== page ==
Shock and awe: Middle East reacts to Trump's triumph

Shock and awe: Middle East reacts to Trump's triumph
Trump's election has sent shockwaves across the Middle East. Whilst many have expressed anger and outrage, others have suggested that the former media mogul could prove more transparent than predecessors.
4 min read
09 November, 2016
Some social media users compared Trump to Qur'anic villain Abu Lahab [Getty]
Donald Trump’s triumph in US presidential elections has been greeted with shock the world over, with the Middle East proving no exception. 

During the Republican candidate’s election campaign, Islamophobic rhetoric featured prominently and included calls to bar Muslims from entering the United States, drawing widespread criticism in the Middle East and beyond.

Given his lack of previous political experience, and tendency for hyperbole, the potential trajectory of Trump’s Middle East policy remains a mystery. 

Some have suggested that closer ties with Russia and an end to US support for the Syrian opposition are on the cards, others have claimed Trump could seek to dismantle the Obama administration’s nuclear deal with Iran, and support Israeli claims to recognise Jerusalem as  “the undivided capital of the State of Israel”. 

On Social media users in the Arab World were quick to express shock at Trump’s election, and a plethora of opinions over what this meant for the region, under hashtags including #Trump_American_President (ترامب_رييسا_لامريكا#) and #American_ elections (ٓالانتخابات_الأمريكية#).

Many expressed disbelief and anger, criticising Trump’s election as symptomatic of greater ills at large in American society, with some claiming that the Republican candidate’s victory was “shameful” and “added to the history of American racism”.

Translation: The world's craziest now rule

However, others —perhaps in agreement with a large chunk of US voters that voted for the billionaire, media mogul, despite a lack of prior political experience and quasi-xenophobic verbal attacks on minority groups — suggested that Trump could provide a breath of fresh air from the established political establishment. Some said he could potentially foster an era of more transparent relationships between the US and Middle Eastern states.

“An honest/clear enemy is better than a deceitful/disingenuous friend,” stated one Twitter user from Saudi Arabia, with another tweet from a Palestinian writer from Gaza stating “After Donald Trump’s victory in the US presidential elections we will (now) see the true face of America, not the other face, which laughs in front of you, and stabs you in the back.”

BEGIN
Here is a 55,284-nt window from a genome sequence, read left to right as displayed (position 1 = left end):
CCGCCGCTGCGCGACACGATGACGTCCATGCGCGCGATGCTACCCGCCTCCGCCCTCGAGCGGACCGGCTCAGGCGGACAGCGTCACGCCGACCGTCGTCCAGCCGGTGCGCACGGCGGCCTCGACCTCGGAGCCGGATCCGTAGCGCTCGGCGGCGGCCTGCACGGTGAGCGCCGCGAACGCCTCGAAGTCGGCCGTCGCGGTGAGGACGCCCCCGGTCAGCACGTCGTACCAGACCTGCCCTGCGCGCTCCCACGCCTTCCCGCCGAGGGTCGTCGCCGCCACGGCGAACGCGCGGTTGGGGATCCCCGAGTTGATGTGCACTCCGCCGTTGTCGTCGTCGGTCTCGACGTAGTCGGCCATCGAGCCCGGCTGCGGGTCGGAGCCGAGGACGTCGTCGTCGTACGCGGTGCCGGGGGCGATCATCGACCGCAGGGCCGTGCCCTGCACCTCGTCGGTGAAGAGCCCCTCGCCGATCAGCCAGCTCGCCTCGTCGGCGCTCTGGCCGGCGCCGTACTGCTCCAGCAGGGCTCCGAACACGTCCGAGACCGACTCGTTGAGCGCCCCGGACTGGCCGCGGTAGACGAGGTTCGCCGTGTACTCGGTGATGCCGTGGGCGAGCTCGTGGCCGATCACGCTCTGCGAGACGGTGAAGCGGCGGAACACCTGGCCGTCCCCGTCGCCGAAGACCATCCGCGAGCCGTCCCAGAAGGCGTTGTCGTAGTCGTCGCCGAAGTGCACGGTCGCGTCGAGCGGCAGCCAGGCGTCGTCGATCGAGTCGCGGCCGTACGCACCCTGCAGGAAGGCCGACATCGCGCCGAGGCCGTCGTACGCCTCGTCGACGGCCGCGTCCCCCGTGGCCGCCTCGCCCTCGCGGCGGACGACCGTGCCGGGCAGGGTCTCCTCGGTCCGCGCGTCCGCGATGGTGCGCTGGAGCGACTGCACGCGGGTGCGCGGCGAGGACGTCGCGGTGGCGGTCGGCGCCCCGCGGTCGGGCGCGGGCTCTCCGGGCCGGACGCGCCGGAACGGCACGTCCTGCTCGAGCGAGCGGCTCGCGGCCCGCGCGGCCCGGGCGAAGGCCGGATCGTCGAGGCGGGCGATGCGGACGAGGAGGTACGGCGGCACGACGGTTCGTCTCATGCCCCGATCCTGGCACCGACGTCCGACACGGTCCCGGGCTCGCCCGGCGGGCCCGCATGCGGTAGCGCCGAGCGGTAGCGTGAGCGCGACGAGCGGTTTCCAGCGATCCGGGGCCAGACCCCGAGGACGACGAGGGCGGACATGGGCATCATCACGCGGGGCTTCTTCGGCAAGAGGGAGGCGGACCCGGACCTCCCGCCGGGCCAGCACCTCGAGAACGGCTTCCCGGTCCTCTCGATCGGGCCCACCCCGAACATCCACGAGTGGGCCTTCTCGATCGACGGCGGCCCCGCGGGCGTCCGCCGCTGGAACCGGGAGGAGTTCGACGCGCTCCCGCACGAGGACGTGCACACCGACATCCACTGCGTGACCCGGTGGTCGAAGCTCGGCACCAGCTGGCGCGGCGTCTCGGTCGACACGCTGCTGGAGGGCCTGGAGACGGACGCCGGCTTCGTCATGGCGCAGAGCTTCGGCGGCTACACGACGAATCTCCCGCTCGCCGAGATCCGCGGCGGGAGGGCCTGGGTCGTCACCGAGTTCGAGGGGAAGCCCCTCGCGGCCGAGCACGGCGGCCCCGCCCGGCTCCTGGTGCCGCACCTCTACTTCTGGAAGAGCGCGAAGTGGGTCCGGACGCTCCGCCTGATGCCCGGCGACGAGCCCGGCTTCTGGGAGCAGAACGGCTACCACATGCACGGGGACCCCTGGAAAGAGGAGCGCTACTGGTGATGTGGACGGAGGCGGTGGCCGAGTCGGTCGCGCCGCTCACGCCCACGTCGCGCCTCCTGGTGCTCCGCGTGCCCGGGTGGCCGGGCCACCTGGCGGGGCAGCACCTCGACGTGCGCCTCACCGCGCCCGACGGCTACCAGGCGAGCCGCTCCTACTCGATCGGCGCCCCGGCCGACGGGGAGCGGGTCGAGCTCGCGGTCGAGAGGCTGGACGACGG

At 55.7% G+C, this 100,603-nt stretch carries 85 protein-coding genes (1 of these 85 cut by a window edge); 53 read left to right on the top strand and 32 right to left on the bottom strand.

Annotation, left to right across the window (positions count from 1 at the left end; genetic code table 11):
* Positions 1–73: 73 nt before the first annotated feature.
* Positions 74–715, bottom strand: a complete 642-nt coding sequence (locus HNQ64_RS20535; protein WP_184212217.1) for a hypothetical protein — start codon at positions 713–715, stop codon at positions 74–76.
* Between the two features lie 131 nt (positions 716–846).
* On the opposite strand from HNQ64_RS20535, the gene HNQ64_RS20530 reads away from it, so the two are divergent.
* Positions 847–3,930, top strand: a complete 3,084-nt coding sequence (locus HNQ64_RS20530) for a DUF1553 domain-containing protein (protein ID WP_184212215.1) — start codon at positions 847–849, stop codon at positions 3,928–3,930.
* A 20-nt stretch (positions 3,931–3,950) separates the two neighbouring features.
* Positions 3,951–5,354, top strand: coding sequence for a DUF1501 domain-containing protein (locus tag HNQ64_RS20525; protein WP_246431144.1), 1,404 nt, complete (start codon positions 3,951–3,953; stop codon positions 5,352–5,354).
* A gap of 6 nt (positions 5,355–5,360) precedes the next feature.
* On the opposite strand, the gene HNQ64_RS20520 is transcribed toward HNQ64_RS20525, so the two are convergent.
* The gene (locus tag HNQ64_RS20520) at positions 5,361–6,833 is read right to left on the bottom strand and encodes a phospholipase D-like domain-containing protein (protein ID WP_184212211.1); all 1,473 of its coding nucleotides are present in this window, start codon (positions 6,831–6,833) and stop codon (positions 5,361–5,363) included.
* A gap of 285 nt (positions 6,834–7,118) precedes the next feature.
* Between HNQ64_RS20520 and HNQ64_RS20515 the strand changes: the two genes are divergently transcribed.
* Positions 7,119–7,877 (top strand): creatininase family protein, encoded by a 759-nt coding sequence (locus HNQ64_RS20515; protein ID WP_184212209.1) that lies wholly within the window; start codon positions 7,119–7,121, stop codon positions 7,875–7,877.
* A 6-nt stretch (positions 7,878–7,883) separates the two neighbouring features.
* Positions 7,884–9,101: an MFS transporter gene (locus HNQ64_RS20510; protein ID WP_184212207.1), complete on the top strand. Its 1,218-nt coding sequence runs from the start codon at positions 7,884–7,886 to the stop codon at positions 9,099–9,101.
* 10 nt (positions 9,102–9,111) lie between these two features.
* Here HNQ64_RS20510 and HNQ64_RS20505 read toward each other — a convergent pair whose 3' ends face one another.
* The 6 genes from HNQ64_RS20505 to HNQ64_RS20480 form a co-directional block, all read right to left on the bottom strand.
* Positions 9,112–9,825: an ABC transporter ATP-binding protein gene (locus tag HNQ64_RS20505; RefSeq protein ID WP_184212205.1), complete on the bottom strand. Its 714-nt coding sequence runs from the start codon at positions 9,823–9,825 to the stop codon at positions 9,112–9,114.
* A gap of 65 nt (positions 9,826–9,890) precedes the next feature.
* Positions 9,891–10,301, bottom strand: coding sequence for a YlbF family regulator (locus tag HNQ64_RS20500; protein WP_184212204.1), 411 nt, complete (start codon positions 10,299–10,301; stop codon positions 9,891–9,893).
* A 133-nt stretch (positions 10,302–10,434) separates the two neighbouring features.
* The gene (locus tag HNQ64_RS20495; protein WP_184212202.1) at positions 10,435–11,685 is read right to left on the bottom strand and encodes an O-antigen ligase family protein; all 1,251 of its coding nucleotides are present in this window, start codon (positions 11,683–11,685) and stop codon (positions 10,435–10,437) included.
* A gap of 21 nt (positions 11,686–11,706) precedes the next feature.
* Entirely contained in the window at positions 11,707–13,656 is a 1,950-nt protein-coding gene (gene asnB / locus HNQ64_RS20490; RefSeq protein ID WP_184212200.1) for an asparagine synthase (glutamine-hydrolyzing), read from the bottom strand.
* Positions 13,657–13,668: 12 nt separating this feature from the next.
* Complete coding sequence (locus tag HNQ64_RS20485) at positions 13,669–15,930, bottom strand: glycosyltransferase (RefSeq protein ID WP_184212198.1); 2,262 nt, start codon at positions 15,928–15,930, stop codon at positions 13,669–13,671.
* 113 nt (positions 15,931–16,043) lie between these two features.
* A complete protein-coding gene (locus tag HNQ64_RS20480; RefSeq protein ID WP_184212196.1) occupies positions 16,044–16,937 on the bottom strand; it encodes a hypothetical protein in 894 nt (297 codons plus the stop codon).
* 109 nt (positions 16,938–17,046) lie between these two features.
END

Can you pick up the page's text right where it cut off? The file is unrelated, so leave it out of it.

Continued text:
Translation: An honest/clear enemy is better than a deceitful/disingenuous friend.

Translation: After Donald Trump’s victory in the US presidential elections we will (now) see the true face of America, not the other face, which laughs in front of you, and stabs you in the back

In one peculiar trend numerous Twitter users referred to Trump as the Qur’anic villain “Abu Lahab” — some in jest, others perhaps more seriously.

Abu Lahab, is identified in the Qur’an as a vastly wealthy member of the Quraysh tribe in Mecca who violently opposed the new religion, earning himself God's scorn as Muslims believe.

Some, decided, amid uncertainty that humour was perhaps the best approach, with a fair flurry of lowest-common denominator references to the president-elect’s often parodied hairstyle.

Other posts simply pointed out that in previous incarnations, before his ascent to the White House, in addition to presenting The Apprentice, Trump had verbally sparred on WWE Raw with Stone Cold Steve Austin and met Macauley Caulkin while appearing as an extra in Home Alone II: Lost in New York.

Translation: I will kick your ass if you piss me off Donald.

Translation: A video of President Trump when he was an extra.

Trump's election has re-written the rule book, and many political figures who ridiculed the now President-elect during his campaign - including members of the Republican party itself - have now found themselves in the awkward position of having to pander, and make peace with a divisive figure set to become the world's most powerful man. 

In the Middle East one individual who has taken to social media to partake in an attempt to push a little water under the bridge is prominent Saudi Prince and billionaire Alwaleed bin Talal who previously rowed with Trump on Twitter.

During the election campaign, the pair became embroiled in a war of words during which the Saudi prince claimed to have bailed Trump out twice, and also accused the former Apprentice host of being a disgrace to all of America, stating in December last year: "Withdraw from the U.S presidential race as you will never win."

However, on Wednesday, bin Talal, taking to Twitter, had changed his tone. Rather than antagonise, in a complete vaulte face the Saudi Prince took the opportunity to congratulate Trump, through imaginably gritted teeth, stating:"President elect ... whatever the past differences, America has spoken, congratulations & best wishes for your presidency."